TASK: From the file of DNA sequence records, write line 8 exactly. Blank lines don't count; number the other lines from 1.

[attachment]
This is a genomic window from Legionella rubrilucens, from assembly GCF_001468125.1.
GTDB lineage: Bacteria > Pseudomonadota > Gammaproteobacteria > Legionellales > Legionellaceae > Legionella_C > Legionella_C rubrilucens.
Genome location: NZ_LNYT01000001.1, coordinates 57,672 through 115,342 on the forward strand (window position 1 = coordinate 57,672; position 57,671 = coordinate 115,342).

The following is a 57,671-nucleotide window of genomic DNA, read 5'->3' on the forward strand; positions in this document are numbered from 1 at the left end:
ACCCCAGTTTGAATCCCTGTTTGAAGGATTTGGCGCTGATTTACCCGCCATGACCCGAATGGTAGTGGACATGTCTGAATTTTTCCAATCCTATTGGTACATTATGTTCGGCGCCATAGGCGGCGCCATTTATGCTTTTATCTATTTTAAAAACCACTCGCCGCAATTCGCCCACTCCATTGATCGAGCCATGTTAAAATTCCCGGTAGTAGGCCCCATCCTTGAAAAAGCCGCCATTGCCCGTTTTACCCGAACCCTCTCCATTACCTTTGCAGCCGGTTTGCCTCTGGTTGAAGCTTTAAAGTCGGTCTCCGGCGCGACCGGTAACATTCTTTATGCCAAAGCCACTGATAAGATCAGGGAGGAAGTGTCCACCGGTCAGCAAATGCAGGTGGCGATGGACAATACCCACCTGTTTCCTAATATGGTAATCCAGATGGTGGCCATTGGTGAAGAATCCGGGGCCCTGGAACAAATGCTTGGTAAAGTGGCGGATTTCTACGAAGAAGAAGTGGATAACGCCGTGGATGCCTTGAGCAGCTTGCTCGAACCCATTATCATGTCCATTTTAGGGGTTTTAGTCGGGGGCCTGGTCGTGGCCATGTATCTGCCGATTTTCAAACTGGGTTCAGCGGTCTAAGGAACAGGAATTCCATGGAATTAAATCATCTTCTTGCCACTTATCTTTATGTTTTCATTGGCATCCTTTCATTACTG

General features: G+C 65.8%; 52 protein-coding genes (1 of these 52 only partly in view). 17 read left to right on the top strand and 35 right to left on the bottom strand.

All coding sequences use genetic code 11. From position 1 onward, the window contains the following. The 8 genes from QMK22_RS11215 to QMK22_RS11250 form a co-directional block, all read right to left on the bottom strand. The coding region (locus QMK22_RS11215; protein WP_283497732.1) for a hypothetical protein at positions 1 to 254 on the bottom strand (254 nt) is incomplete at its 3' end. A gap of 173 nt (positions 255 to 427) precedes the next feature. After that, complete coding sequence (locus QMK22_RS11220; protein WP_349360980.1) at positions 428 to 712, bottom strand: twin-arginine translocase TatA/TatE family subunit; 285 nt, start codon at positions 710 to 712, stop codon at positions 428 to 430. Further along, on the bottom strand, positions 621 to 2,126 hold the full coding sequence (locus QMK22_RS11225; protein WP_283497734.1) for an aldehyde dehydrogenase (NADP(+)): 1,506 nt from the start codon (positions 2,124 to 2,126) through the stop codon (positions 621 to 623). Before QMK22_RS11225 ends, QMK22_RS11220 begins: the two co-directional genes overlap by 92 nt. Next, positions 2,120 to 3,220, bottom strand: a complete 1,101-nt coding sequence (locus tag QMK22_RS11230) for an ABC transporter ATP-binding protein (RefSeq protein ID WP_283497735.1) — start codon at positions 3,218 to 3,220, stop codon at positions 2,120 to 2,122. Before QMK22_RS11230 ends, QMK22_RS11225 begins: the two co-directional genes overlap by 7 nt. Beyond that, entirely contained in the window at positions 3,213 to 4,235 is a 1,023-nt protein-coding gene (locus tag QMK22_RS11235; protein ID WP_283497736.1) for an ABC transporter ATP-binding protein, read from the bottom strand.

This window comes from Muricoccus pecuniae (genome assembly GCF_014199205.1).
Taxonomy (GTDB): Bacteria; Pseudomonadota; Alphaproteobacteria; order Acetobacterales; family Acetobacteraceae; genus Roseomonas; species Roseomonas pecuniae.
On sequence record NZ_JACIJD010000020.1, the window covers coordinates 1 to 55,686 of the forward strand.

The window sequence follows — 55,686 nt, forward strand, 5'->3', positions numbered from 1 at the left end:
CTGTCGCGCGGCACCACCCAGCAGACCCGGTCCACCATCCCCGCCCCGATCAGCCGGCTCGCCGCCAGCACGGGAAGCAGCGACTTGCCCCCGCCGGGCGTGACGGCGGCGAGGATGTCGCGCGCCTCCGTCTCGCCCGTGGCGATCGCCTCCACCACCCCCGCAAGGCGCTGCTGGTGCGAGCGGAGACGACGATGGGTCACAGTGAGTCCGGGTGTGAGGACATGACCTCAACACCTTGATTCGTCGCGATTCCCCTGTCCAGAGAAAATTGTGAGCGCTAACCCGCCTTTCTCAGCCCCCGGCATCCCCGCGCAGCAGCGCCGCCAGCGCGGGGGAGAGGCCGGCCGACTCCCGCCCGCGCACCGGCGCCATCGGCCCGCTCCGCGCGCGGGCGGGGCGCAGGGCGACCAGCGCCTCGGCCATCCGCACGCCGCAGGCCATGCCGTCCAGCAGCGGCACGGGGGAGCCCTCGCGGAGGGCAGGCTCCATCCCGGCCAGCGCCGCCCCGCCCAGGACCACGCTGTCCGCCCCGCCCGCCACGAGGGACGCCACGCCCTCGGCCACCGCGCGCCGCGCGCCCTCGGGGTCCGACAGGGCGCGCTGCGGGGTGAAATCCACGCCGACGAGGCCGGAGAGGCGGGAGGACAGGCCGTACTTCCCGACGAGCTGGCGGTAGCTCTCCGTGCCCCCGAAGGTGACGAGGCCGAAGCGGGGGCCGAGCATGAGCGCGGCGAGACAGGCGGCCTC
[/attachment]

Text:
This window comes from Muricoccus pecuniae (genome assembly GCF_014199205.1).